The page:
To this day, the agency refuses to disclose the names of the drugs it is reassessing, on the grounds that doing so would expose "confidential commercial information." ProPublica managed to identify five drugs that used Cetero tests to help win FDA approval.
FDA officials defended the agency's handling of the Cetero case as prudent and scientifically sound, noting that the agency has found no discrepancies between any original drug and its generic copy and no sign that any patients have been harmed.
"It is non-trivial to have to redo all this, to withdraw drugs, to alarm the public and the providers for a large range of drugs," said Janet Woodcock, the director of the FDA's Center for Drug Evaluation and Research. "There are consequences. To repeat the studies requires human experimentation, and that is not totally without risk."
Woodcock added that an agency risk assessment found the potential for harm from drugs tested by Cetero to be "quite low,'' an assessment she said has been "confirmed" by the fact that no problems have been found in the drugs the agency has finished reviewing.
She declined to release the risk assessment or detail its design. A subsequent statement from the agency described the assessment as "fluid" and "ongoing." The FDA also has not released its 21 completed reviews, which ProPublica has requested.
Some experts say that by withholding so much information in the Cetero case the FDA failed to meet its obligations to the public.
"If there are problems with the scientific studies, as there have been in this case, then the FDA's review of those problems needs to be transparent," said David Kessler, who headed the FDA from 1990 to 1997 and who is now a professor at the University of California at San Francisco. Putting its reviews in public view would let the medical community "understand the basis for the agency's actions," he said. "FDA may be right here, but if it wants public confidence, they should be transparent. Otherwise it's just a black box."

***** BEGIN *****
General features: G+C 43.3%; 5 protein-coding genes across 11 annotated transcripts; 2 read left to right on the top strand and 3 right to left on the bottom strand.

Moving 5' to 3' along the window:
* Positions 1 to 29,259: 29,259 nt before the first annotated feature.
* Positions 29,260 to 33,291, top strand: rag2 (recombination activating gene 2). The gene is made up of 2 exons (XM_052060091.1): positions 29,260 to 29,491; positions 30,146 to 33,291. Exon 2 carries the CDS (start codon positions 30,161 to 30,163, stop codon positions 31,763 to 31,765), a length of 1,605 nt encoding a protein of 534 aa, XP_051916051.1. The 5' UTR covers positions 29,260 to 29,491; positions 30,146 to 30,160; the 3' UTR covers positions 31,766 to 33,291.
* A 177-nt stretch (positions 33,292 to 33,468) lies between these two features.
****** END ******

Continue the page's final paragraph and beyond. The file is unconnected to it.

Another former senior FDA official, who spoke on condition of anonymity, also felt the FDA had moved too slowly and secretively. "They're keeping it all in the dark. It's not transparent at all," he said.
By contrast, the European Medicines Agency has provided a public accounting of the science behind all the drugs it has reviewed. Its policy, the EMA said in response to questions, is to make public "all review procedures where the benefit-risk balance of a medicine is under scrutiny."
Woodcock dismissed comparisons to the EMA. "Europe had a smaller handful of drugs," she said, "and they may not have engaged in as extensive negotiation and investigations with the company as we did."
She said the FDA would have disclosed more, including the names of drugs, had it believed there was a risk to public health. "We believe that this did not rise to the level where the public should be notified," she said. "We felt it would result in misunderstanding and inappropriate actions."
In a written response to Kessler's comments, the FDA said, "We've been as transparent as possible given the legal protections surrounding an FDA investigation of this or any type. The issue is not a lack of transparency but rather the difficulty of explaining why the problems we identified at Cetero, which on their face would appear to be highly significant in terms of patient risk, fortunately were not."
Still, the FDA's secrecy has had other ramifications. Some of Cetero's suspect research made its way unchallenged into the peer-reviewed scientific literature on which the medical community relies. In one case, a researcher and a journal editor told ProPublica they had no idea the Cetero tests had been called into doubt.